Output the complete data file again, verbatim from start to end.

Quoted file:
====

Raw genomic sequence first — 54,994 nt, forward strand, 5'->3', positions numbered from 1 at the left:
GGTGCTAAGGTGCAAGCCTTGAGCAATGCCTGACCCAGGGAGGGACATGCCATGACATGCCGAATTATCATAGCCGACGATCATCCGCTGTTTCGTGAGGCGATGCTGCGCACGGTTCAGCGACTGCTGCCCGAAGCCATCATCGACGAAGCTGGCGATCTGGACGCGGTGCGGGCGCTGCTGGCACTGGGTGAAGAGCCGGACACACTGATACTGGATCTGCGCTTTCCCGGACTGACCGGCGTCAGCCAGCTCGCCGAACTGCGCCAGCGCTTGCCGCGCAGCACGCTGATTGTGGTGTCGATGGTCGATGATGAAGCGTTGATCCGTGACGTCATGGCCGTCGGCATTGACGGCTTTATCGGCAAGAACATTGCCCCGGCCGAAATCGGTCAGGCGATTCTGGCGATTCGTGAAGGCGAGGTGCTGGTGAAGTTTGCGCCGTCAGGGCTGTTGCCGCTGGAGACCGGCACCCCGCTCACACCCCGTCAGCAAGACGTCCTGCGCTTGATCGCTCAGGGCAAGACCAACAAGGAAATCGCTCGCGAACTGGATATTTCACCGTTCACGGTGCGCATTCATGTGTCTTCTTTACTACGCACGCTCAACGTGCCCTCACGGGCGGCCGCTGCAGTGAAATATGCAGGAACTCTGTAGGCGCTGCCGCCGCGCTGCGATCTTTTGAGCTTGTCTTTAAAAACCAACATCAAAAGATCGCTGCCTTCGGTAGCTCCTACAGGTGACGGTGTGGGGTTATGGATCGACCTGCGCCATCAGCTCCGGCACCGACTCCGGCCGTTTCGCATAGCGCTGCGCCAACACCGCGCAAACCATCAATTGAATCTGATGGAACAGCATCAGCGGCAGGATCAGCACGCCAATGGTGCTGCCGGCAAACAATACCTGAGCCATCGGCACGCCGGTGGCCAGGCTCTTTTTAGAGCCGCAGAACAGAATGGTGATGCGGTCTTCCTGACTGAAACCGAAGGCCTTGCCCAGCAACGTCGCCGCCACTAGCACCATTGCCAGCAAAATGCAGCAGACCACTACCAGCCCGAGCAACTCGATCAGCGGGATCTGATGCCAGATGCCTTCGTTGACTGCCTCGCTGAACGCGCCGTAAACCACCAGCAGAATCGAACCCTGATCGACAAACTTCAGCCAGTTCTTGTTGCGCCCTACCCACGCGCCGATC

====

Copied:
Raw genomic sequence first — 54,994 nt, forward strand, 5'->3', positions numbered from 1 at the left:
GGTGCTAAGGTGCAAGCCTTGAGCAATGCCTGACCCAGGGAGGGACATGCCATGACATGCCGAATTATCATAGCCGACGATCATCCGCTGTTTCGTGAGGCGATGCTGCGCACGGTTCAGCGACTGCTGCCCGAAGCCATCATCGACGAAGCTGGCGATCTGGACGCGGTGCGGGCGCTGCTGGCACTGGGTGAAGAGCCGGACACACTGATACTGGATCTGCGCTTTCCCGGACTGACCGGCGTCAGCCAGCTCGCCGAACTGCGCCAGCGCTTGCCGCGCAGCACGCTGATTGTGGTGTCGATGGTCGATGATGAAGCGTTGATCCGTGACGTCATGGCCGTCGGCATTGACGGCTTTATCGGCAAGAACATTGCCCCGGCCGAAATCGGTCAGGCGATTCTGGCGATTCGTGAAGGCGAGGTGCTGGTGAAGTTTGCGCCGTCAGGGCTGTTGCCGCTGGAGACCGGCACCCCGCTCACACCCCGTCAGCAAGACGTCCTGCGCTTGATCGCTCAGGGCAAGACCAACAAGGAAATCGCTCGCGAACTGGATATTTCACCGTTCACGGTGCGCATTCATGTGTCTTCTTTACTACGCACGCTCAACGTGCCCTCACGGGCGGCCGCTGCAGTGAAATATGCAGGAACTCTGTAGGCGCTGCCGCCGCGCTGCGATCTTTTGAGCTTGTCTTTAAAAACCAACATCAAAAGATCGCTGCCTTCGGTAGCTCCTACAGGTGACGGTGTGGGGTTATGGATCGACCTGCGCCATCAGCTCCGGCACCGACTCCGGCCGTTTCGCATAGCGCTGCGCCAACACCGCGCAAACCATCAATTGAATCTGATGGAACAGCATCAGCGGCAGGATCAGCACGCCAATGGTGCTGCCGGCAAACAATACCTGAGCCATCGGCACGCCGGTGGCCAGGCTCTTTTTAGAGCCGCAGAACAGAATGGTGATGCGGTCTTCCTGACTGAAACCGAAGGCCTTGCCCAGCAACGTCGCCGCCACTAGCACCATTGCCAGCAAAATGCAGCAGACCACTACCAGCCCGAGCAACTCGATCAGCGGGATCTGATGCCAGATGCCTTCGTTGACTGCCTCGCTGAACGCGCCGTAAACCACCAGCAGAATCGAACCCTGATCGACAAACTTCAGCCAGTTCTTGTTGCGCCCTACCCACGCGCCGATC